# If and only if

Is it bad practice to use ⇒ in places where ⇔ is more appropriate?
In textbooks I often see things like:

##3x + 2 = 6##
##⇒ 3x = 4##
##⇒x = \frac{4}{3}##

Isn't the us of "if" here technically wrong, since the reverse statements are also implied?

## Answers and Replies

ShayanJ
Gold Member
It isn't wrong because $(A \Leftrightarrow B) \Rightarrow (A\Rightarrow B)$.

PeroK and PFuser1232
Stephen Tashi
Science Advisor
It isn't bad practice to use $\implies$ in place of $\iff$ when the argument only needs $\implies$. If the argument is trying to "work backwards" from an assumption to a true statement and then leave it to the reader to reverse all the implications to make a real proof then $\iff$ should be used.

It is a cultural tradition in writing mathematics that one may use "if" to mean "if and only if" when making definitions. For example, a book might say "We will say that an integer k is "even" if it k/2 is an integer". Strictly speaking that definition doesn't rule-out 3 as being an even integer. It merely fails to comment on whether 3 is even. However, tradition says that you interpret "if k/2 is an integer" to be "if and only if k/2 is an integer". It's better practice (in my opinion) to use "iff" as an abbreviation for "if and only if" when writing definitions that intend to convey "if and only if".

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PFuser1232
Mark44
Mentor
Is it bad practice to use ⇒ in places where ⇔ is more appropriate?
In textbooks I often see things like:

##3x + 2 = 6##
##⇒ 3x = 4##
##⇒x = \frac{4}{3}##

Isn't the us of "if" here technically wrong, since the reverse statements are also implied?
As already mentioned by Shyan and Stephen, it isn't wrong to use ⇒ here. All three of your equations above are equivalent, which means that they all have exactly the same solution set.

From the perspective of solution sets, if the solution set of one equation is a subset of another equation, the first equation "implies" the second.

A simple example can shed some light.
x = 2
⇒ x2 = 4
The solution set of the first equation is {2}. The solution set of the second equation is {2, -2}.

Unlike the equations in your example, these two equations are not equivalent, as they have different solution sets, so the following implication is incorrect.
x2 = 4
⇒ x = 2.

PFuser1232
As already mentioned by Shyan and Stephen, it isn't wrong to use ⇒ here. All three of your equations above are equivalent, which means that they all have exactly the same solution set.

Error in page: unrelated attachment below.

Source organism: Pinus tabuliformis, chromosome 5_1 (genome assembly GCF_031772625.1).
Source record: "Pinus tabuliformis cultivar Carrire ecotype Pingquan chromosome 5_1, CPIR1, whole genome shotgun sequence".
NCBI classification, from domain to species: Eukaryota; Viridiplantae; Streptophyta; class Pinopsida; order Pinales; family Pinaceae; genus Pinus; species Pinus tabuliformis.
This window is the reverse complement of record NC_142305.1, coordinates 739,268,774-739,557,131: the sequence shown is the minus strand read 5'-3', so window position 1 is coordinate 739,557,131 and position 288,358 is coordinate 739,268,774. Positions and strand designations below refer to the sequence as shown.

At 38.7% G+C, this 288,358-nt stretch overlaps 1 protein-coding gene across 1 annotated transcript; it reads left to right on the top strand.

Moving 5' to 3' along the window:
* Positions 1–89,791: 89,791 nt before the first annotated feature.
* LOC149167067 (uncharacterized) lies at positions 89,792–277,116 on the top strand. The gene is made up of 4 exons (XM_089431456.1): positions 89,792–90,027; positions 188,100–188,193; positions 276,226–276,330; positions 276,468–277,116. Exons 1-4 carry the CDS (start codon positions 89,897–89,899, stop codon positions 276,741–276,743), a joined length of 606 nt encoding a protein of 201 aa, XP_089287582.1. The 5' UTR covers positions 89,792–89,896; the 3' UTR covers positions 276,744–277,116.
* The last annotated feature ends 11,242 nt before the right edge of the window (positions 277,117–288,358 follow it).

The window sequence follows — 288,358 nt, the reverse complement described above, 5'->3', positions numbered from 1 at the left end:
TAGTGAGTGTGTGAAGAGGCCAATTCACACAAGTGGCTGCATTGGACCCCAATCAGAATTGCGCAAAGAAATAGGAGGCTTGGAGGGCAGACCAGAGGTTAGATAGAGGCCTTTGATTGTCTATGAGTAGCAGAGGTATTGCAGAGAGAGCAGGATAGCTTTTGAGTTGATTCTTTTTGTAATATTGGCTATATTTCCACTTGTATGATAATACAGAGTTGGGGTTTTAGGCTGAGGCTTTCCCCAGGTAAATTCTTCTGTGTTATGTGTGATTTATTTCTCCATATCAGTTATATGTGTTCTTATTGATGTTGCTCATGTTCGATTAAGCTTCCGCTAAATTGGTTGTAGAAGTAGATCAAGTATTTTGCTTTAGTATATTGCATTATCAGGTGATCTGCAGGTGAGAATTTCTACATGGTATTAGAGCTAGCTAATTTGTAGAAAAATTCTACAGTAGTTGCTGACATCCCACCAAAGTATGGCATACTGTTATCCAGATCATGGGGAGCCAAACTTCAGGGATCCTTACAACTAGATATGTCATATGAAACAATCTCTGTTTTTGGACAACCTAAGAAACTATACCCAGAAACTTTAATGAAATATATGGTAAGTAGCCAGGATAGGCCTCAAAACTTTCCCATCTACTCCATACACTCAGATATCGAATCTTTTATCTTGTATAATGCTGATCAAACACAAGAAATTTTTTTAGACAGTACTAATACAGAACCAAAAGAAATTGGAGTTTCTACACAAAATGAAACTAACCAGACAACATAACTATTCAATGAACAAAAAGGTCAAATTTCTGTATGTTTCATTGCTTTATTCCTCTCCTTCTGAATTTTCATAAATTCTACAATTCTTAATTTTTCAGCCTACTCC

From the perspective of solution sets, if the solution set of one equation is a subset of another equation, the first equation "implies" the second.

A simple example can shed some light.
x = 2
⇒ x2 = 4
The solution set of the first equation is {2}. The solution set of the second equation is {2, -2}.

Unlike the equations in your example, these two equations are not equivalent, as they have different solution sets, so the following implication is incorrect.
x2 = 4
⇒ x = 2.

A correct implocation would be ##x^2 = 4 ⇒ x = \pm 2##, right?

Mark44
Mentor
A correct implocation would be ##x^2 = 4 ⇒ x = \pm 2##, right?
Yes. And since both equations are equivalent, you could use ⇔ between them.

FactChecker
Science Advisor
Gold Member
No. It is more appropriate to only use the implication that is needed for your proof. Otherwise, every statement has unnecessary complications, distractions, and possible errors. It would not be clear to the reader what is essential to the proof and what is not.

Mark44
Mentor
No. It is more appropriate to only use the implication that is needed for your proof.
What (and who) are you disagreeing with. My comments were only in the context of the simple example I gave, that contrasted the difference between, for lack of better terms, a one-directional implication and a bi-directional implication. It was not intended to mean that the bi-directional implication (##\Leftrightarrow##) should be used all the time.
FactChecker said:
Otherwise, every statement has unnecessary complications, distractions, and possible errors. It would not be clear to the reader what is essential to the proof and what is not.

FactChecker
Science Advisor
Gold Member
What (and who) are you disagreeing with..
Well, I was referring to the OP.

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